If you want an experienced dentist and staff, that will spend as much time with you as you like discussing treatment options or just chatting with you to make more comfortable, if you want to see happy faces loving their work, if you want great dentistry that looks great, feels good, lasts a long time, and is personally guaranteed, you should consider the office of Dr. Jack Bodie. And we will even help you with your insurance! Check out our website at DrJackBodie.com or call us at 972 235 4767 today!

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How Is Your Spit??

Greetings from the office of Dr. Jack Bodie!

An interesting question to be sure. One most people seldom if ever think about.  For dentists however, this is a very important question.  Now I’m sure you are beginning to wonder why in the world anyone would be concerned about this! Well, let’s think about that for a minute.

Spit (we call it saliva) is produced by glands in around our mouths. In young healthy individuals it is made in amounts sufficient to provide many benefits to our bodies. It aids in digestion. It keeps our lips, cheeks, tongues, and throats comfy. It allows us to taste and enjoy food. It helps us with speech. And, what would a kiss be without it! Yuck!

So you see, spit IS important to us all. And as dentists, we know that spit is truly the water of life for our teeth and gums. We know from research and experience that when a person’s spit goes away, it won’t be long before their teeth go away as well!

Now you may be asking yourself “Why should I worry? My spit seems fine.” Well, maybe, and maybe not. You see, the amount of spit you have changes with age, medical conditions, and with many medications.  Most adults begin to have significant reduction in spit volume in their 50’s and 60’s, continuing to decline throughout life. This also is the time in life when many begin to have medical conditions requiring medication.

The number of medications that cause dry mouth is staggering. Common medications to treat allergies, asthma, pain, high blood pressure, depression, sleep disorders, ADD/ADHD, anxiety, COPD, dieting, and many other disorders cause dry mouth. In our office, it is not uncommon to see patients taking five or more meds with this side effect.  Additionally scary is the fact that patients may have a 50% or more reduction in spit and be totally unaware of it!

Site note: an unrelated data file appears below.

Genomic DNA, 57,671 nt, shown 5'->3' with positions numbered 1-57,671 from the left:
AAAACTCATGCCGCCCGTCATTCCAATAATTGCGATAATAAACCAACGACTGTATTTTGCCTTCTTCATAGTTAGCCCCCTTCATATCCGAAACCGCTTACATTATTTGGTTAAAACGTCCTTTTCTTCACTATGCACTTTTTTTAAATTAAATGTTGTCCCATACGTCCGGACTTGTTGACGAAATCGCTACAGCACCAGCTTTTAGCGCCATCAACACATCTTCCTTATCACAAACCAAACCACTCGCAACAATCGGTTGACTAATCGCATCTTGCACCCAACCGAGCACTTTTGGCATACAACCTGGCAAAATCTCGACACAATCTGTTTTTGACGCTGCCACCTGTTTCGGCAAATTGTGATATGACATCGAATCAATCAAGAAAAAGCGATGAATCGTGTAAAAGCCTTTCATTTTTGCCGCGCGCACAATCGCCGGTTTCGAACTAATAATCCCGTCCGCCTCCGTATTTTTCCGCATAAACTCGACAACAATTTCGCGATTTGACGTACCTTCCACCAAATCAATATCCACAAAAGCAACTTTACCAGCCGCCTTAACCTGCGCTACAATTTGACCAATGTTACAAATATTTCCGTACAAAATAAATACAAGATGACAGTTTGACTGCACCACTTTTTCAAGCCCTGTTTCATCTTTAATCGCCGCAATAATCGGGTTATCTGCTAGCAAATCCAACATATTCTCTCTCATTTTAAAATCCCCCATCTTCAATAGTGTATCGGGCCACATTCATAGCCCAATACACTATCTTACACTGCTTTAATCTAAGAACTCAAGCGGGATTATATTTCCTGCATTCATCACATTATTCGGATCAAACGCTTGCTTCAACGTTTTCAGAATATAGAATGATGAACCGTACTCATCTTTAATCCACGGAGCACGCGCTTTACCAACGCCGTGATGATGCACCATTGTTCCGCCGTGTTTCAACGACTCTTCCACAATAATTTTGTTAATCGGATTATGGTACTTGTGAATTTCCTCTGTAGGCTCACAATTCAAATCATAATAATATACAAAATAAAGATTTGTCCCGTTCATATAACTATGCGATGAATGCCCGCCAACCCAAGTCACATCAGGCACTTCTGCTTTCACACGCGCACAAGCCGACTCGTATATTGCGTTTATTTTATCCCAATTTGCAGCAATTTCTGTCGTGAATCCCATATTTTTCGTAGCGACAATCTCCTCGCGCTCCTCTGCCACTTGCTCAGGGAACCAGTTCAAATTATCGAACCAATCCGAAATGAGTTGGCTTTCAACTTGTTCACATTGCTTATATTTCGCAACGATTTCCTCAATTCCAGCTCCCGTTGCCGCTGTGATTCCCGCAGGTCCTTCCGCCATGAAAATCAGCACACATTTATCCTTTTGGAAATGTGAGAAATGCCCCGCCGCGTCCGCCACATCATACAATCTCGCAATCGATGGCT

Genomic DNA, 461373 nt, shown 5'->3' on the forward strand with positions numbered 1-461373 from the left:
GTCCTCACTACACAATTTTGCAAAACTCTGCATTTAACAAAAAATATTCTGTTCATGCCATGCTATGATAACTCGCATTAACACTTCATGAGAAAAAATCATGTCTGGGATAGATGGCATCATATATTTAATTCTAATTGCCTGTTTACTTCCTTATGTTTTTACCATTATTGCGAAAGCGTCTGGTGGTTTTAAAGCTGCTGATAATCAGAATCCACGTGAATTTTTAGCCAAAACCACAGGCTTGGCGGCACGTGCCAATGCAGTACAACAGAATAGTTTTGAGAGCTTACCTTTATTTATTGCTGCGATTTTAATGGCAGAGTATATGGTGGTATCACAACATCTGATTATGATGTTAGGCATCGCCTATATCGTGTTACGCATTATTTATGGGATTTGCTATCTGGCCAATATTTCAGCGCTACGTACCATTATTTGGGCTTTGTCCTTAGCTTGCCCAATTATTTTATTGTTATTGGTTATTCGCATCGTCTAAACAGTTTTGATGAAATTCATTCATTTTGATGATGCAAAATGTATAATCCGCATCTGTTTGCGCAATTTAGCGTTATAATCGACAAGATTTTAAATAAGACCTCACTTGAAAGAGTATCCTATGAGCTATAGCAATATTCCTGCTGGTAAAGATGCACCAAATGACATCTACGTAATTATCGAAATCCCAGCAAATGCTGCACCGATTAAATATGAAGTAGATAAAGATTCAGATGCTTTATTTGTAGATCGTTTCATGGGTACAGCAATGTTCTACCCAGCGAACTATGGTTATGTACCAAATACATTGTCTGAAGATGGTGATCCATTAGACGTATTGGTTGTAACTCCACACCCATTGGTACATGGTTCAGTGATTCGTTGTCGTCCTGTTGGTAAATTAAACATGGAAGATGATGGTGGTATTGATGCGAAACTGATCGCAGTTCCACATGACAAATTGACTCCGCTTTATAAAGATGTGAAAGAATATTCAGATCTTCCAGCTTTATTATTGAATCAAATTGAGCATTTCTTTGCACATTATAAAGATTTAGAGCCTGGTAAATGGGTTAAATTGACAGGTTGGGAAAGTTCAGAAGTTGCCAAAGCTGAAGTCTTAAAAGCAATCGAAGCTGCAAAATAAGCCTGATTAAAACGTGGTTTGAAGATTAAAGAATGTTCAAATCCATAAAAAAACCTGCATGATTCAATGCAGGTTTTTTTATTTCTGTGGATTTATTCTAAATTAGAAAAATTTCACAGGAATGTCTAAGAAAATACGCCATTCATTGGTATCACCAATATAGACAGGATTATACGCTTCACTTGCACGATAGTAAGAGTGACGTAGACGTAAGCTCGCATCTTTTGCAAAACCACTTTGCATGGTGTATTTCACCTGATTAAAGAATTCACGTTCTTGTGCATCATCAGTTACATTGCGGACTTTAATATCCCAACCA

What to do? Well fortunately, damage from not enough spit can be prevented and treated. If your dentist knows what meds you are taking and has been adequately trained, interceptive and preventive treatment can be started if diagnosis is made early.  And there’s the only catch. You’ve got to see a dentist!

If you are being medicated for the conditions listed above, or if you are taking medication that has dry mouth listed as a side effect, you may benefit from simple and inexpensive preventive treatment. An examination, x-rays, cleaning and consultation can cost as little as $149.00. If you have questions about dry mouth or would like to make an appointment, please call 972 235 4767 or e-mail us at [email protected].   We can’t wait to help!

Best Regards,

Dr. Jack Bodie

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Want Painless Dental Injections??


Greetings from the Office of Dr. Jack Bodie!

I don’t know about you, but my earliest memories of going to the dentist as a child were all about that shot in the mouth I was going to get! So, when I first went to dental school, I was determined to find a way to give painless injections. Although it has taken quite a few years to perfect the technique, it is possible to give a painless dental injection in most cases. Here are the details:

Topical Anesthetics

Nearly everyone has heard about these, the most common brand sold over-the-counter as “Oragel”.  These are typically benzocaine in relatively low dose and have only modest numbing effect. We use a specially compounded gel that results in profound numbing of the injection area if placed properly and left in place for 2-3 minutes. The key here is to make sure the injection site is dry and the gel covered with gauze to hold it in place.

Warmed Anesthetic

Warming the anesthetic solution to body temperature not only reduces painful sensations during injection, but also speeds numbing reducing waiting times.

Anesthetic Acidity

Certain formulations of local anesthetic drugs are more acidic and therefore cause more pain than others. We always use the least acidic formulations first, then others as needed once the site is numb.

New Needle Technology

This may sound unusual, but new designs and technology have resulted extremely fine needles that make injections more comfortable.

The Technique

This is the part that only experience can teach. And after 36 years in practice, I have found ways to give injections that are not only painless, but are extremely effective in quality and duration of anesthesia. The details are a little beyond the scope of this letter, but if you are really interested, I’d be happy to discuss details in my office.